In exactly the same week as the GOT finale, Captain America decided to flex his muscles, with a trade ban on Huawei. By effectively blocking any US technology from being supplied to the world’s fastest growing smartphone manufacturer, the immediate consequence was a Google threat to revoke Huawei’s access to the Android operating system and the Google Play Store. ARM followed suit as did Intel and Qualcomm, in a seeming tactic of deprivation.
The larger picture is one of a straightout Trade War. And we all know that in war, everyone loses. While Huawei has 5G technology far ahead of any company on the planet, with an incredibly consistent line of devices, if the country retaliates, this could mean the collateral loss of thousands of jobs in the US, repercussions to companies like Apple who almost totally manufacture there, not to mention potential long term losses for chip and component manufacturers.
So that’s the larger size picture, where we are today.
I have been a committed user of Huawei devices for the last 4 years, with the Huawei Mate 20 X as my primary work device. So what does this whole scenario mean to me and other end-users of Huawei devices in the Middle East?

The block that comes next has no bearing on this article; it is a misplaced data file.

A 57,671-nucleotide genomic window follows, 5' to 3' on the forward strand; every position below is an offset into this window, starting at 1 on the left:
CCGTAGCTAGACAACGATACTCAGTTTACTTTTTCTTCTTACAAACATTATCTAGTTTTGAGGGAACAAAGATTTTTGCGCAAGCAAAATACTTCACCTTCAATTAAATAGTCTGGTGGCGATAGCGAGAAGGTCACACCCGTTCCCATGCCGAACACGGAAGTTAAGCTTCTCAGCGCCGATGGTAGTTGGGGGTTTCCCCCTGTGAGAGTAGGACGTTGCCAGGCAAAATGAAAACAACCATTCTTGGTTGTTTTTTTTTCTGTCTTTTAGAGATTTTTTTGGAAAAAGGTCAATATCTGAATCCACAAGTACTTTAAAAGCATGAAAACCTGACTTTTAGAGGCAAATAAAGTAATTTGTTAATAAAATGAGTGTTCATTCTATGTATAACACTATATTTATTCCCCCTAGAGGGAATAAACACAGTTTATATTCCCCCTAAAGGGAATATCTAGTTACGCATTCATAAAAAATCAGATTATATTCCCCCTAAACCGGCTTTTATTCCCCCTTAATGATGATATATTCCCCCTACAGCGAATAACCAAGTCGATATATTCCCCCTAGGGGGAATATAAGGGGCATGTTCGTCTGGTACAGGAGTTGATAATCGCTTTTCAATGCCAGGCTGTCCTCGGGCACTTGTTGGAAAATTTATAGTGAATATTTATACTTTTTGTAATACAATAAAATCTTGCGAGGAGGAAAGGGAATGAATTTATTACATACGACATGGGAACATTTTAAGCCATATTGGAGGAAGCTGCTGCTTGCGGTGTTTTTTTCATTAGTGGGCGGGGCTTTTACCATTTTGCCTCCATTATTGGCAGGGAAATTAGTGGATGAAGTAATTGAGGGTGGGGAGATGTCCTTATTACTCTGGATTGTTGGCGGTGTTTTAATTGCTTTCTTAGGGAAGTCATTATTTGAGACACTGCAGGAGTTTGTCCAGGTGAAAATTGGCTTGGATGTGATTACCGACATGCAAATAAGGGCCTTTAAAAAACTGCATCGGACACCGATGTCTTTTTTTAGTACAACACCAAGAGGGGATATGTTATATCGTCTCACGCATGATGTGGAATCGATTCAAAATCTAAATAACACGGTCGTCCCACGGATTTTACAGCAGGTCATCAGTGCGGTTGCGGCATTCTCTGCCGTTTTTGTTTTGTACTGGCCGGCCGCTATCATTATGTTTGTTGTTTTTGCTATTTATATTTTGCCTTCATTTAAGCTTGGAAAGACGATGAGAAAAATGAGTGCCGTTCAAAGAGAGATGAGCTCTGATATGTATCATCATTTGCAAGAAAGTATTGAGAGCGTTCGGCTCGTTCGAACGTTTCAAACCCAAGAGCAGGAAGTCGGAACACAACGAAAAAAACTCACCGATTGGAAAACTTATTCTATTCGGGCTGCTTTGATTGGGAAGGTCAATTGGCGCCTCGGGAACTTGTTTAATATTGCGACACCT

It’s easy to get caught up in the blame game of what could be, yet let’s face it:
The temporary ‘ban’ on Huawei devices and potential issues therewith, extend potentially only to forthcoming devices from Huawei, not to current devices.
All current users of Huawei devices in the UAE have full access to the Android platform, updates and to apps on the PlayStore.
Telecom operators in the UAE are fully behind the brand, as evidenced by du’s statement to Khaleej Times that “From our side, all customers who purchased Huawei devices from du are still under warranty. Additionally, they can visit the Huawei service centre for any handset support issues or queries. According to Huawei, the company will continue to provide security updates and after sales services to all existing Huawei and Honor smartphone and tablet customers. This covers those that have been sold and those that are still in stock globally.”
So while a game that easily extends far beyond the smartphone world into the murky side of geopolitics is being played out on a global scale, understand this. As a UAE user, your current Huawei device is totally not part of the equation.